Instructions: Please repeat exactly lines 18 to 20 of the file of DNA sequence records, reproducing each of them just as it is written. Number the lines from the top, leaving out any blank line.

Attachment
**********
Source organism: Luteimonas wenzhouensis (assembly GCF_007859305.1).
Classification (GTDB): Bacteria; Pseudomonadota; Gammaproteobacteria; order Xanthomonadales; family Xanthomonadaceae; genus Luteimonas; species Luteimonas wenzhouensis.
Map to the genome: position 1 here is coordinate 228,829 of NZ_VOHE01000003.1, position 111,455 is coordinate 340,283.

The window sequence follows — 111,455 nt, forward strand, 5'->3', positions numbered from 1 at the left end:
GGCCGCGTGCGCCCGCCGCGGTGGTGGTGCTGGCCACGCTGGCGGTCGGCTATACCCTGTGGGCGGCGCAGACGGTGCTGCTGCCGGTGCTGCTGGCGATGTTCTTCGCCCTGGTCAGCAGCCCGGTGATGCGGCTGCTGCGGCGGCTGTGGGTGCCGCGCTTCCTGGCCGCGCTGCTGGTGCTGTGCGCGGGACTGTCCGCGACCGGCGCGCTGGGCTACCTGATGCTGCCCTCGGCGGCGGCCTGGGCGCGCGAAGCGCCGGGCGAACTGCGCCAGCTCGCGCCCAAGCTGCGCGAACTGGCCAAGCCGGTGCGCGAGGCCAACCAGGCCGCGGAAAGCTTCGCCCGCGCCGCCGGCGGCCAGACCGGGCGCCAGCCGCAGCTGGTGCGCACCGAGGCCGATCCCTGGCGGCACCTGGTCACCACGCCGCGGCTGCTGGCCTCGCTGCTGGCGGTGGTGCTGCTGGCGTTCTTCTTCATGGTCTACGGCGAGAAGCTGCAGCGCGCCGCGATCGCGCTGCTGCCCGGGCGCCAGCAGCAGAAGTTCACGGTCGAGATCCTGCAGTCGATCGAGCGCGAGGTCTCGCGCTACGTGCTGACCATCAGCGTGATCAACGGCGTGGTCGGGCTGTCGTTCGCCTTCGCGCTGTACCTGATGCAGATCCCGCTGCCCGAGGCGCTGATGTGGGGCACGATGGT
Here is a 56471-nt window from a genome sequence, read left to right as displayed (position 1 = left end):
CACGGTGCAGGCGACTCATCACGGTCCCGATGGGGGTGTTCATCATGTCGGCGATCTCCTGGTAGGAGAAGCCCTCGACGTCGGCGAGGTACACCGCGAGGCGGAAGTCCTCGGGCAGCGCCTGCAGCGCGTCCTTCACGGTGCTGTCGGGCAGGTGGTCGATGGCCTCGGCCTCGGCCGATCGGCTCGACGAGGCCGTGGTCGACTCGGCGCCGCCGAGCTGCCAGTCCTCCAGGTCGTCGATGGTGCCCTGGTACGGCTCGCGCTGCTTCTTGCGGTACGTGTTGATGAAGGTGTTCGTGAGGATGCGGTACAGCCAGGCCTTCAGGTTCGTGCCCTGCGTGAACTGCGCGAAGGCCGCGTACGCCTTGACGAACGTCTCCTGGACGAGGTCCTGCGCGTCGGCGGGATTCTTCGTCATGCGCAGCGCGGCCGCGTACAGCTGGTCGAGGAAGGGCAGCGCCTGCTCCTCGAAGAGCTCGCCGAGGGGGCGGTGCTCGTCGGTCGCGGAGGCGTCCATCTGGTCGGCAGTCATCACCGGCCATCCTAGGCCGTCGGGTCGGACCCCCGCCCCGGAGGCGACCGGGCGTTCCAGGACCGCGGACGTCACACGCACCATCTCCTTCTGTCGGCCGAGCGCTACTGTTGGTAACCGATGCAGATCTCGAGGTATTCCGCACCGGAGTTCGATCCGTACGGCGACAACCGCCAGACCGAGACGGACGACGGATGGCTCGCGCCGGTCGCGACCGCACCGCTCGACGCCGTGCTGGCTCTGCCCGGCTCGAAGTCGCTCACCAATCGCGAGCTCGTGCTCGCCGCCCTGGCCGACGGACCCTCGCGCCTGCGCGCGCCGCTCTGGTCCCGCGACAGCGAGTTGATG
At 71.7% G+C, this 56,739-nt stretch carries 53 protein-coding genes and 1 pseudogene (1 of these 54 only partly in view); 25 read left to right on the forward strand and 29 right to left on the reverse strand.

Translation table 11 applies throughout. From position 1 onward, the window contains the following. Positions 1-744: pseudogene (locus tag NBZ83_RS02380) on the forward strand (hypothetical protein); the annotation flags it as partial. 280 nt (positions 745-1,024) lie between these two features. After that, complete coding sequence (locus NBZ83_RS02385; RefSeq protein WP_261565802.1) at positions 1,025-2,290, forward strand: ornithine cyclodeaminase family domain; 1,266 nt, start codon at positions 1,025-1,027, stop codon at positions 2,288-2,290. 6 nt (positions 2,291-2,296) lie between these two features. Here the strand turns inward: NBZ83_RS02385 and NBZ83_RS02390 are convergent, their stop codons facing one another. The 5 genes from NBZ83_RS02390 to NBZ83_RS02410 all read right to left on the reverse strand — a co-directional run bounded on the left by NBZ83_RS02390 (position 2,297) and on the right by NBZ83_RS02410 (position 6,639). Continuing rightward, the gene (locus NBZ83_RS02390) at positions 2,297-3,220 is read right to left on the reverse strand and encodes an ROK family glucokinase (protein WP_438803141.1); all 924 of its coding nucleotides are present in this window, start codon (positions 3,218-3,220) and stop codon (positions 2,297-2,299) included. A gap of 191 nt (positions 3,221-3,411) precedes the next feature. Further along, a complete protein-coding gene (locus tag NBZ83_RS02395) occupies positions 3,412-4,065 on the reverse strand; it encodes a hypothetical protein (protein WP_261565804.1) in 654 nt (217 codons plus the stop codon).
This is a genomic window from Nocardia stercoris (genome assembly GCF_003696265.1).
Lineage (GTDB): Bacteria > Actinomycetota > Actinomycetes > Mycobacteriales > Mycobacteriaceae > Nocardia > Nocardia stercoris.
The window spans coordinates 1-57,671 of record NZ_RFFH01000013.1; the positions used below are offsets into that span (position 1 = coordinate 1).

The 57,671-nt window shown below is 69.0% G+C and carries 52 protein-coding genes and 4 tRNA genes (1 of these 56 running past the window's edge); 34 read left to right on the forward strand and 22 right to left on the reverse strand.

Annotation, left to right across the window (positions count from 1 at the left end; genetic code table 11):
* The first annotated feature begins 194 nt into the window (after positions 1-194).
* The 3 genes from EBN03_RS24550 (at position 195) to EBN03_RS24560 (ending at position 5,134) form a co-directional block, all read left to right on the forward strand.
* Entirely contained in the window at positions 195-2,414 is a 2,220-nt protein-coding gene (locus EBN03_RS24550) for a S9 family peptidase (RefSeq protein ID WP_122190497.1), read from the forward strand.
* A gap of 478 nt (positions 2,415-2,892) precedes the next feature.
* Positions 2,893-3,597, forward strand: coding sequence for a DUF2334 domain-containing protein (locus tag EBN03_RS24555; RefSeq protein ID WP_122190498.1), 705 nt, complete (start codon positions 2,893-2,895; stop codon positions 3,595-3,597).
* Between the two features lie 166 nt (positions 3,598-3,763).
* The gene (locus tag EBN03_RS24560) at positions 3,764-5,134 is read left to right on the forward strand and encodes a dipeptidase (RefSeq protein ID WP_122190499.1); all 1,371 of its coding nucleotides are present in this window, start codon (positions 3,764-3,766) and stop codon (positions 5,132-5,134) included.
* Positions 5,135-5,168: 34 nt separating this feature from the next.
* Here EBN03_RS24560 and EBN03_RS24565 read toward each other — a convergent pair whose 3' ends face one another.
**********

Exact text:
* A gap of 478 nt (positions 2,415-2,892) precedes the next feature.
* Positions 2,893-3,597, forward strand: coding sequence for a DUF2334 domain-containing protein (locus tag EBN03_RS24555; RefSeq protein ID WP_122190498.1), 705 nt, complete (start codon positions 2,893-2,895; stop codon positions 3,595-3,597).
* Between the two features lie 166 nt (positions 3,598-3,763).